Pre-NELA vs NELA - has anything changed, or is it just an audit exercise?

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Following evidence suggestive of high mortality following emergency laparotomies, the National Emergency Laparotomy Audit (NELA) was set up, highlighting key standards in emergency service provision. Our aim was to compare our NHS trust’s adherence to these recommendations immediately prior to, and following, the launch of NELA, and to compare patient outcome.


This was a retrospective study of patients who underwent an emergency laparotomy over the course of 6 months - 3 months either side of the initiation of NELA.


There were 44 patients before the initiation of NELA (pre-NELA, PN group) and 55 in the first 3 months of NELA (N group). We saw a significant increase in the proportion of patients whose decision to operate was made by the consultant: 75.0% in the PN group vs 100% in N group (subsequent data presented in this order) (P < 0.001). The presence of a consultant surgeon (75.0% vs 83.6%, P = 0.321) and anaesthetist (100.0% vs 90.9%, P = 0.064) in theatres were comparable in both groups. Risk stratification based on Portsmouth Physiological and Operative Severity Score for the enUmeration of Mortality and Morbidity (P-POSSUM) score showed no difference in high-risk patients in both groups (47.7% vs 36.4%, P = 0.306). With the NELA initiative, however, significantly more patients were admitted directly from theatres to the critical care unit, when compared with the pre-NELA period (9.1% vs 27.3%, P = 0.038). This also reflected a significant reduction in unexpected escalation to a higher level of care during this period (10.0% vs 0%, P = 0.036). Significantly more patients had uneventful recovery in the NELA period (52.3 vs 76.4%, P = 0.018), although there was no difference in 30-day mortality between the groups (2.3% vs 7.3%, P = 0.378).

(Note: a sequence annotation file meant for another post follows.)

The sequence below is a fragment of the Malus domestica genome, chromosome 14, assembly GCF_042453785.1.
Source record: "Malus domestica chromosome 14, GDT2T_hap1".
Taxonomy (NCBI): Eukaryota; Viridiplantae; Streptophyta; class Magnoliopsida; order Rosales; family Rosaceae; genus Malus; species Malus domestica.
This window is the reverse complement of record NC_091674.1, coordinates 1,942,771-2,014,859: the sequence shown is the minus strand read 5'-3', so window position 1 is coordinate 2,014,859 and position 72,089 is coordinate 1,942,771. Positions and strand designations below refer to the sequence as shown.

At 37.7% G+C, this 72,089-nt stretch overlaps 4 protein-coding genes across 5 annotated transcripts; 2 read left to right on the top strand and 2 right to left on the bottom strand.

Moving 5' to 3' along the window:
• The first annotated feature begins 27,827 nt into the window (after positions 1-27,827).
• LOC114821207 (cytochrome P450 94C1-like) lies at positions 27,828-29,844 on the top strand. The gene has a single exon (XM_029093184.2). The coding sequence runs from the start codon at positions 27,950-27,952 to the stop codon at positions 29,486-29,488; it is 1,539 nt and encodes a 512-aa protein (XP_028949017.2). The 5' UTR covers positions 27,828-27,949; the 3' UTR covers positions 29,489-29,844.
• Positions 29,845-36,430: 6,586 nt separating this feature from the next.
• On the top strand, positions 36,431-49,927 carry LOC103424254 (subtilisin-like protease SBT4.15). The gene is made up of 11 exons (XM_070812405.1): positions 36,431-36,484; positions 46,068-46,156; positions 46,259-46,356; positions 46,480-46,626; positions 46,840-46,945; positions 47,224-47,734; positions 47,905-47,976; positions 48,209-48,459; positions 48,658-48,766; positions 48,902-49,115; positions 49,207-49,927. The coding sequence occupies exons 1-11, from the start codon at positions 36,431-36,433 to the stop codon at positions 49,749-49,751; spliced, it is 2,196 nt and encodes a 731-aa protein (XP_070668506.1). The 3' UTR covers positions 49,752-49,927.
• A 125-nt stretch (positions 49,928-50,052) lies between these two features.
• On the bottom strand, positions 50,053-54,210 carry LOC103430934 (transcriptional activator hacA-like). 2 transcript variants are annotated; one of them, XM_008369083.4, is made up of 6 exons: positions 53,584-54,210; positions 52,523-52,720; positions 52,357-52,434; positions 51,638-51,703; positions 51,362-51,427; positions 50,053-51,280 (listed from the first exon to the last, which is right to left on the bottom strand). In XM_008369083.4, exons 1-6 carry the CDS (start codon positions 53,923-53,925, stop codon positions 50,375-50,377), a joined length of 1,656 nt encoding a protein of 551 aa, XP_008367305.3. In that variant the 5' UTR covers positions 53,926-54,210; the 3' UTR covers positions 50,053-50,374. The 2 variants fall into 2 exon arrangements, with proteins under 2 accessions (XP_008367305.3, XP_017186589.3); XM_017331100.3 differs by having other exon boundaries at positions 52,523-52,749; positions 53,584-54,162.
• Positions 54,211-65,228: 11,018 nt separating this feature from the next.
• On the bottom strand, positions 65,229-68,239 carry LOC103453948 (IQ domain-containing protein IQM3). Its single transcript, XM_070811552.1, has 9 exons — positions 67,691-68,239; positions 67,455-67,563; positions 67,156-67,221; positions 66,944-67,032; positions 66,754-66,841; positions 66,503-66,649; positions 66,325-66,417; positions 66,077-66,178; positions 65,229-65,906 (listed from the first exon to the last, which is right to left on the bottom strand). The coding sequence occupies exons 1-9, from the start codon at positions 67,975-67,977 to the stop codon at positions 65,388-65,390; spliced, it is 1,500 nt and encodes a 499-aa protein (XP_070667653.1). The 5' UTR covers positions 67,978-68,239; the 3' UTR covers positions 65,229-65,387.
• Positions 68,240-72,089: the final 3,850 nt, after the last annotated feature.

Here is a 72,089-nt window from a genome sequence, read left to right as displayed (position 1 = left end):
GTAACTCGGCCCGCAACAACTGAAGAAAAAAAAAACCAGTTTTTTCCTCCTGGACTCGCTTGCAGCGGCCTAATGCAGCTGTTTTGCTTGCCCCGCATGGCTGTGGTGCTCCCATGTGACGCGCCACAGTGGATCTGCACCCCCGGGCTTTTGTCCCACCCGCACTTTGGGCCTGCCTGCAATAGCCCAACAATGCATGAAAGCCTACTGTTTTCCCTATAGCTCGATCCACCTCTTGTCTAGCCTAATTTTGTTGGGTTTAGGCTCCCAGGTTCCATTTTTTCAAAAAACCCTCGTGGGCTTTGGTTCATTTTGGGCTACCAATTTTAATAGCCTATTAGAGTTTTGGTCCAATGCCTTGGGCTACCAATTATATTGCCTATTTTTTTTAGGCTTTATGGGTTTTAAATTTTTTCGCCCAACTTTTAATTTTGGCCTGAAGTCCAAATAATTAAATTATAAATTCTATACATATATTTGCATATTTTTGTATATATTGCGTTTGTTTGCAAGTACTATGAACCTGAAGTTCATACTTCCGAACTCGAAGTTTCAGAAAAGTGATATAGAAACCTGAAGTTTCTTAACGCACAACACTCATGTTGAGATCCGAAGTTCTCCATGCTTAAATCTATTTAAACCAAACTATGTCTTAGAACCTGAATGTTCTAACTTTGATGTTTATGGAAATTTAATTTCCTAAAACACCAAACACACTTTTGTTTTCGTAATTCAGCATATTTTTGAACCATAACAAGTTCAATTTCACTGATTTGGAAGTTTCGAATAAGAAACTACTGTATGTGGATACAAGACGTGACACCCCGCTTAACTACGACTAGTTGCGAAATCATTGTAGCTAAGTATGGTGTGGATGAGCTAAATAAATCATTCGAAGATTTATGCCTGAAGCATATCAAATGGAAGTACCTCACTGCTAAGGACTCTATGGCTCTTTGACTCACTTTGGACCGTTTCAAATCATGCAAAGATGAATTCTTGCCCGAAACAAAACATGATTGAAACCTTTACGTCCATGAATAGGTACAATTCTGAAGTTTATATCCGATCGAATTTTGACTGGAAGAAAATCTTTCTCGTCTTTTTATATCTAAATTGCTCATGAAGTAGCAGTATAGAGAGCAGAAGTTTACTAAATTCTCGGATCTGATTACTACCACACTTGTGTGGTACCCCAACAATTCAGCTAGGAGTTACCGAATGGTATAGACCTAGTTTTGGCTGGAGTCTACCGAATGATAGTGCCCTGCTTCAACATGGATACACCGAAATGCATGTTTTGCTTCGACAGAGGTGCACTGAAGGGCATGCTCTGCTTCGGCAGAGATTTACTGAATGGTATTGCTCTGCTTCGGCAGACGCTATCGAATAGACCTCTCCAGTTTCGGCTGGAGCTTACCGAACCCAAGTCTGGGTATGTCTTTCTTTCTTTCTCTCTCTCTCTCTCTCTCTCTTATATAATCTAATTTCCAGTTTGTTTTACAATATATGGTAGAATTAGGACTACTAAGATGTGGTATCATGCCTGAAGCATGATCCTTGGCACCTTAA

This study demonstrated a greater degree of consultant involvement in the decision to operate during NELA. More high-risk patients have been identified preoperatively with diligent risk assessment and, hence, have been proactively admitted to critical care units following laparotomy, which may account for the significant reduction in unexpected escalation to level 2 or level 3 care and thus in overall better patient outcomes.

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